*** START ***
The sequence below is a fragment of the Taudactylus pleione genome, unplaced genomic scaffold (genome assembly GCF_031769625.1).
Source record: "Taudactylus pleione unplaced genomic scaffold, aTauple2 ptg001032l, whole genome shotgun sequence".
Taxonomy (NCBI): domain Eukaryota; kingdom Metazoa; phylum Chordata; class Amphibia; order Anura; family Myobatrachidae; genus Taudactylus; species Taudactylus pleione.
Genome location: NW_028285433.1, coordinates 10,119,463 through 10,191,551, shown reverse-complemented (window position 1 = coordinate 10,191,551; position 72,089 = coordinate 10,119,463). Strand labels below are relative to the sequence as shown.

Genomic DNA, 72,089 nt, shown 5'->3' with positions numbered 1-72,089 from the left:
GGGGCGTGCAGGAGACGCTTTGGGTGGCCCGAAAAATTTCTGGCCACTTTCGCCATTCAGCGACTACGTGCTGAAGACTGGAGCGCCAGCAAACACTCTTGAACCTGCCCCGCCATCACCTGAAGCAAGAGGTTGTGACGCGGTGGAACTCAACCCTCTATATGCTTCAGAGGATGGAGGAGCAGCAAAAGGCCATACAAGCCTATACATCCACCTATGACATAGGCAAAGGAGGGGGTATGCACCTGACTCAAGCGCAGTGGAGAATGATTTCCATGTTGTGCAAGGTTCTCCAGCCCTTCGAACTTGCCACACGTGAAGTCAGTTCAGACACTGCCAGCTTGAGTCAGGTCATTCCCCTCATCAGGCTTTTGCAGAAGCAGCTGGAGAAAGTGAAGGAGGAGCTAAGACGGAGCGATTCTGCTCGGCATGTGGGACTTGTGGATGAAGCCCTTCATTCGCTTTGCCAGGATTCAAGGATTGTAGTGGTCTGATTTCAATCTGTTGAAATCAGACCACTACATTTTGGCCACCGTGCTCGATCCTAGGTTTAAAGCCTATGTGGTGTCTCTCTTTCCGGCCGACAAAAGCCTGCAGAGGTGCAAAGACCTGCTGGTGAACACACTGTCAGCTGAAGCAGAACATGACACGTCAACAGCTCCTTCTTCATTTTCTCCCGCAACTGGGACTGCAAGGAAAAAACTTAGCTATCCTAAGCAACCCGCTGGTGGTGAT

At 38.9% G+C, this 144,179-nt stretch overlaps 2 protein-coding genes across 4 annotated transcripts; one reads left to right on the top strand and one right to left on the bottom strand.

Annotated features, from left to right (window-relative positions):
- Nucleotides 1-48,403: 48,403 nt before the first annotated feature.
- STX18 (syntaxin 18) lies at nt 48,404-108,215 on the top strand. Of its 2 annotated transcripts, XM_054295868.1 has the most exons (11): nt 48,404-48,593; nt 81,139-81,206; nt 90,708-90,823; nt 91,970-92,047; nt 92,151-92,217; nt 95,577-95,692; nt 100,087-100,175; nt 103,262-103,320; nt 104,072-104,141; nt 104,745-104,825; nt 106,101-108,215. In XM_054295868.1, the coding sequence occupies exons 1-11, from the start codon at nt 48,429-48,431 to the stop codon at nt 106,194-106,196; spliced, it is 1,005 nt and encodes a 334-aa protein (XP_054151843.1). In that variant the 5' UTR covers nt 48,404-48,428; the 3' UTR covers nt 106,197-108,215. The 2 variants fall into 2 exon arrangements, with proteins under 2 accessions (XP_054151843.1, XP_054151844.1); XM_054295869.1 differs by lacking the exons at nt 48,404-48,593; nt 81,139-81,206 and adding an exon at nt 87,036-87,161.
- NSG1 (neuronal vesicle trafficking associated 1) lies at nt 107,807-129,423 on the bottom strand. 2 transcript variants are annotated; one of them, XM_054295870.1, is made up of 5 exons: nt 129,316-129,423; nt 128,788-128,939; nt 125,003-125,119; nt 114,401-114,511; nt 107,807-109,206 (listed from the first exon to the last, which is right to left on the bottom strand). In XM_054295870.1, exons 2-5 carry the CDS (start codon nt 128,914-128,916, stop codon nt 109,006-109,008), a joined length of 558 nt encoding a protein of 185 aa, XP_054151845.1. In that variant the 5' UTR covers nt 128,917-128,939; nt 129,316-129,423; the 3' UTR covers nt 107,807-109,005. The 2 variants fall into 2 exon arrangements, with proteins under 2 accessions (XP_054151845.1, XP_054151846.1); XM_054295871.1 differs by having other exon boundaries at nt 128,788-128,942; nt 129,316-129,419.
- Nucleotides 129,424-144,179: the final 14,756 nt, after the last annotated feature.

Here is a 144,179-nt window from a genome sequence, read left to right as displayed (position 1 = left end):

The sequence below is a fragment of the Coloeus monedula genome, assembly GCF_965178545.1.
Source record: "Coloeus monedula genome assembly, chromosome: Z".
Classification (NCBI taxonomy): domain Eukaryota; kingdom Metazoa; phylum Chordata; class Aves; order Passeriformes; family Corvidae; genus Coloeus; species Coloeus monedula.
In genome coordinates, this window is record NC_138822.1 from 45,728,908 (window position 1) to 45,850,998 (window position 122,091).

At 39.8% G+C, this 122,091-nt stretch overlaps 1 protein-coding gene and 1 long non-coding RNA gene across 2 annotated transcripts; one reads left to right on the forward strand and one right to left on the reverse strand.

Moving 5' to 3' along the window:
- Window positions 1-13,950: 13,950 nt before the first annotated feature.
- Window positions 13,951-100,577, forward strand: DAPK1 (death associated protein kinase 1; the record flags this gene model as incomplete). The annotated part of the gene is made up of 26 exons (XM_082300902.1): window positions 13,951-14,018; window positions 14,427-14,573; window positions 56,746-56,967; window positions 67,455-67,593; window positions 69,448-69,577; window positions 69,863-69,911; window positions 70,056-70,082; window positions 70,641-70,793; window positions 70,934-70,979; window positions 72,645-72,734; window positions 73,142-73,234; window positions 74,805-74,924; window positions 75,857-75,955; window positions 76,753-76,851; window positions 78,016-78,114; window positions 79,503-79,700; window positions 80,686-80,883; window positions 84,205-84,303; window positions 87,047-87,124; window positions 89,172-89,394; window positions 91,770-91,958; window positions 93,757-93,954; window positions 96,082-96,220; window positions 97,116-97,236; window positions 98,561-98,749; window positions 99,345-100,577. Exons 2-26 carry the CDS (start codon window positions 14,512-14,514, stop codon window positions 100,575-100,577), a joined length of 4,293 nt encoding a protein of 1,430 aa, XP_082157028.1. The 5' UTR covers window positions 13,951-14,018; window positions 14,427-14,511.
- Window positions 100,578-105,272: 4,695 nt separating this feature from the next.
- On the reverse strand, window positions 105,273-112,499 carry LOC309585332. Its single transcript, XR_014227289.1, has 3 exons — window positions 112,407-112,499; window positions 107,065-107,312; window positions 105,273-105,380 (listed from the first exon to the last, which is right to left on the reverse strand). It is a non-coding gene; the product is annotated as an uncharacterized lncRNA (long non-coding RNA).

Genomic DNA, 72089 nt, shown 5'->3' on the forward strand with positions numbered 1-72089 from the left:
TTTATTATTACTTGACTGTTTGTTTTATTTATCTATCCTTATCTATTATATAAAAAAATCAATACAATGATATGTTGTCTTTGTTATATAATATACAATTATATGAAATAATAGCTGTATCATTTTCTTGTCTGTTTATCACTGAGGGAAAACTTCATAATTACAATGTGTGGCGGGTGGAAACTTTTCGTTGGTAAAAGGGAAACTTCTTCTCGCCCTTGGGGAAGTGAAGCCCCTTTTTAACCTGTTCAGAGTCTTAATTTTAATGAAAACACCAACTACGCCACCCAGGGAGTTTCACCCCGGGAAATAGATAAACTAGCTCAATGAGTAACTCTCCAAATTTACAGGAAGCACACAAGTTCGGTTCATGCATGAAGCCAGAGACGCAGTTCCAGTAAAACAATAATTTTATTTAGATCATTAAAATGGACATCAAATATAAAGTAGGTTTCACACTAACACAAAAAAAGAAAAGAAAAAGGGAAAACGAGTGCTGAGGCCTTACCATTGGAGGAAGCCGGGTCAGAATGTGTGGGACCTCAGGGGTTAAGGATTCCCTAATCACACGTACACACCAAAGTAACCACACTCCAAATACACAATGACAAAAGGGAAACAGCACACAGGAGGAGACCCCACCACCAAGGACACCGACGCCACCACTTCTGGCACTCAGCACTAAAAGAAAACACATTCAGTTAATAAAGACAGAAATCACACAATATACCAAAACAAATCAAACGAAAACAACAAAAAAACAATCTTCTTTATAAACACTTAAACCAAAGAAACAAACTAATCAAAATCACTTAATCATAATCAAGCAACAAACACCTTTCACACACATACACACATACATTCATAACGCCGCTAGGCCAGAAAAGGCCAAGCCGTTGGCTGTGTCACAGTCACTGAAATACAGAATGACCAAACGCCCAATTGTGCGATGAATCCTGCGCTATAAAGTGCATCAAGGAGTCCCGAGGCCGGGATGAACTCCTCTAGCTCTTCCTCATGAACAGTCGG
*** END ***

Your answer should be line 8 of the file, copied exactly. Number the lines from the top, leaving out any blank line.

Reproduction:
Annotated features, from left to right (window-relative positions):